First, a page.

June 30, 2011

Chronic pain is a disease: Allan Basbaum

Pain helps us avoid potentially harmful situations and is necessary for survival. While most of us only experience acute pain while the painful stimulus is present, some people unfortunately suffer from constant pain that persists long after the stimulus is removed. Our guest this week, Allan Basbaum, a professor and chair of the Department of Anatomy at UCSF, is interested in chronic pain and its cause.

During our interview, Dr. Basbaum explains how pain is in the brain; the pain that one person feels can be more (or less) intense than another person’s perception even if the stimulus is identical. His lab investigates how chronic pain can occur by changes in the nervous system and the role of epigenetics (the interactions between your DNA and all other non-DNA elements). They are also interested in transplanting inhibitory precursor cells (cells that develop and eventually inhibit the activity of surrounding neurons) to help the spinal cord suppress pain signals. His findings could eventually lead to effective therapies to treat this debilitating disease.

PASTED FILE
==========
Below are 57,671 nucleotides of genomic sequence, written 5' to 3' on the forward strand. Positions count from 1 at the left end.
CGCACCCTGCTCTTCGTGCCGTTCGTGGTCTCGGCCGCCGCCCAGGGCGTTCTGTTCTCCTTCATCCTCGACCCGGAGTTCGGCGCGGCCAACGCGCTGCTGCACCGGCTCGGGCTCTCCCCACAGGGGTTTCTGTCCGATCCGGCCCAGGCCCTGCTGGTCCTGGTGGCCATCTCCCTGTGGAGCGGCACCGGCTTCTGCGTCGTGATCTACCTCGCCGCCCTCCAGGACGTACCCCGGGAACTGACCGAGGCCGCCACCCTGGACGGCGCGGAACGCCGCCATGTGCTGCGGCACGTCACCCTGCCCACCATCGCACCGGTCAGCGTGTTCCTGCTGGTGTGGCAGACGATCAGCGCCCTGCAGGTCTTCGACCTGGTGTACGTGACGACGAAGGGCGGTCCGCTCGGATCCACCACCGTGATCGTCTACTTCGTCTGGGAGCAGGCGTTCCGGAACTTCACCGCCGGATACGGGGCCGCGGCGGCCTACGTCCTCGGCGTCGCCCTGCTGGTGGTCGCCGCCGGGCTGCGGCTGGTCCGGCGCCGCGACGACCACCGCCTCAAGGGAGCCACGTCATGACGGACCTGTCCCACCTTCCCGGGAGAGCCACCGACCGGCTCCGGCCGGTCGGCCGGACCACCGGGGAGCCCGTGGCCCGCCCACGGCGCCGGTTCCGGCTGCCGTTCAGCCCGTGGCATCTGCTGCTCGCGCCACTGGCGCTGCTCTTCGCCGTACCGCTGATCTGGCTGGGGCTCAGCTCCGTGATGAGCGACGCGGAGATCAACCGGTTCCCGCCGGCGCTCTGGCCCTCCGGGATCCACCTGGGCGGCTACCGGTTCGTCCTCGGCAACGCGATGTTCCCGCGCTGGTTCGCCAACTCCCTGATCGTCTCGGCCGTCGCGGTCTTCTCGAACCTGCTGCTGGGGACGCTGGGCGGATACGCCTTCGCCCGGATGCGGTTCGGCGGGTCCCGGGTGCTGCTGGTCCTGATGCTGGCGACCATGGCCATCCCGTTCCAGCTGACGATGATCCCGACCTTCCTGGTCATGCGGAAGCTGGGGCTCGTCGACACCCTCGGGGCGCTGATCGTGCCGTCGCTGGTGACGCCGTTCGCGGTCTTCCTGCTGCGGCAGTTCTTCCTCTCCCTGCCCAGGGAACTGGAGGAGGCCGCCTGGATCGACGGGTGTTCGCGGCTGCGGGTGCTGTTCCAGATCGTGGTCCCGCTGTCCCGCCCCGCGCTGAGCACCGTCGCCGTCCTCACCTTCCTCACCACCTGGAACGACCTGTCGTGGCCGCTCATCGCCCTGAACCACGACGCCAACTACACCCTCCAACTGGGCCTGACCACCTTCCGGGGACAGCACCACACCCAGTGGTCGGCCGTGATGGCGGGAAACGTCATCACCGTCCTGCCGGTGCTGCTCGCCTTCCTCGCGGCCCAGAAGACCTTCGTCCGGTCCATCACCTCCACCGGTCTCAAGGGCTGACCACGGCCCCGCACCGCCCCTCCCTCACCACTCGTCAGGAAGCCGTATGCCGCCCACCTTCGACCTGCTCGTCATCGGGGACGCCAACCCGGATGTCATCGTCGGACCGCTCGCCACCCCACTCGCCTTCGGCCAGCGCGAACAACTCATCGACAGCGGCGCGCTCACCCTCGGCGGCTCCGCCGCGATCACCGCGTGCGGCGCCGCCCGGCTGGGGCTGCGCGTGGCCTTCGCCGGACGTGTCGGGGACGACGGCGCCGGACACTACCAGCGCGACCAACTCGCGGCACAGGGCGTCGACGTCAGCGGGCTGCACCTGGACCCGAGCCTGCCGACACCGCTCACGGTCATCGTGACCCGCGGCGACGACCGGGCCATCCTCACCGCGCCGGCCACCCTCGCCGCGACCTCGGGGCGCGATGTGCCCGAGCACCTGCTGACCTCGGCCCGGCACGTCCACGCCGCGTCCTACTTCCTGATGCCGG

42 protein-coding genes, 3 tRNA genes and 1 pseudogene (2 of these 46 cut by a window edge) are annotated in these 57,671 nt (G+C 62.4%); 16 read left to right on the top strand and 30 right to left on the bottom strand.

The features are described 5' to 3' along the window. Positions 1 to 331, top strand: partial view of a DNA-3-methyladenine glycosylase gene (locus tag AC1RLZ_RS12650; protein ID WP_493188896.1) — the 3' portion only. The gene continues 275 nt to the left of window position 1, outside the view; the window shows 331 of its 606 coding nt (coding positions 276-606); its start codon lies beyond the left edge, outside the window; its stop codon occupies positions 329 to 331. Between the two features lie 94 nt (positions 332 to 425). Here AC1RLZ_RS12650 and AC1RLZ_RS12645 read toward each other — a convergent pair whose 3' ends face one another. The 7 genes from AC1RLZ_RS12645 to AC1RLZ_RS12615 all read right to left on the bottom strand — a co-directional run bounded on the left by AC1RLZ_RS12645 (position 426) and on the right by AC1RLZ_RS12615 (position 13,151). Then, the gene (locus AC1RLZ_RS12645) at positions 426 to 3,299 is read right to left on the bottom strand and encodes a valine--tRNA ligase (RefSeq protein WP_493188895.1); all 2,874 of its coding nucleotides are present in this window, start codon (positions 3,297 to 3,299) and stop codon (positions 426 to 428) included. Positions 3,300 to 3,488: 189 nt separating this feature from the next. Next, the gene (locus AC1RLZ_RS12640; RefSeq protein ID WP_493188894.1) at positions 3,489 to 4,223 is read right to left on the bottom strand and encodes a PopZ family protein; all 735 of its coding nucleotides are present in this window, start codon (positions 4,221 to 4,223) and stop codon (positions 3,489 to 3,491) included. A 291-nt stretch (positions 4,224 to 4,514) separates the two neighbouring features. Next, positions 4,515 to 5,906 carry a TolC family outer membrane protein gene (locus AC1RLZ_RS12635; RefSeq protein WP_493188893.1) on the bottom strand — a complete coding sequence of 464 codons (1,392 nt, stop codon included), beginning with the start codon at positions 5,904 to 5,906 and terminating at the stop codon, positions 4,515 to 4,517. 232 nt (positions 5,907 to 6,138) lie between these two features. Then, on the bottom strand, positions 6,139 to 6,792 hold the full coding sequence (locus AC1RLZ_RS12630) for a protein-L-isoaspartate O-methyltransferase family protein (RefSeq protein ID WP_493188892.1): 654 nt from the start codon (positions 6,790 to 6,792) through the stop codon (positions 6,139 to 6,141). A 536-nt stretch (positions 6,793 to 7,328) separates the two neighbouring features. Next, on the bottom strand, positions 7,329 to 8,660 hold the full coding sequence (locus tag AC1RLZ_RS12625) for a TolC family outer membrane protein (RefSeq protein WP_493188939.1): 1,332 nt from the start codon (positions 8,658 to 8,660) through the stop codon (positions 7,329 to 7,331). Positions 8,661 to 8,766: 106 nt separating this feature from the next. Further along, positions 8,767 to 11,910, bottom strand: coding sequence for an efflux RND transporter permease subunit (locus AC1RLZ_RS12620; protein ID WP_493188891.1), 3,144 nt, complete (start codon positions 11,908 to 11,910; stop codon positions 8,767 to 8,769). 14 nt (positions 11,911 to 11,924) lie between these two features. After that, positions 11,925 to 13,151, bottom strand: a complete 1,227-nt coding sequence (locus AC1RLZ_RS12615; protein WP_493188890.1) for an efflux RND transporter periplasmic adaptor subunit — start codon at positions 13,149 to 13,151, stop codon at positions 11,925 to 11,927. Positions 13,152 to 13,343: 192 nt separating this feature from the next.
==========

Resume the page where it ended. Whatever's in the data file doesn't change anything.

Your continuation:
More on the Basbaum Lab's research

Hosted by Osama Ahmed

June 01, 2011

Makings of a memory: Loren Frank

Loren Frank
The brain’s capacity to remember experiences to guide future decisions is an essential and fascinating ability. Our guest this month Loren Frank, an associate professor in the Keck Center for Integrative Neuroscience at UCSF, is working to understand this process.

Dr. Frank studies how the hippocampus, a brain structure required for the formation of memories, mediates spatial learning in rats. Within the hippocampus exist place cells: neurons that are activated whenever an animal is in a specific location in its environment. His lab records the neuronal activity of place cells during formation and “replay” of memories while rats explore their environment. Disrupting the “replay” prevents the long term formation of memory. Later in our interview, Dr. Frank discusses his initial interest in astrophysics and how he became interested in a career in neuroscience.

More on the Frank Lab's research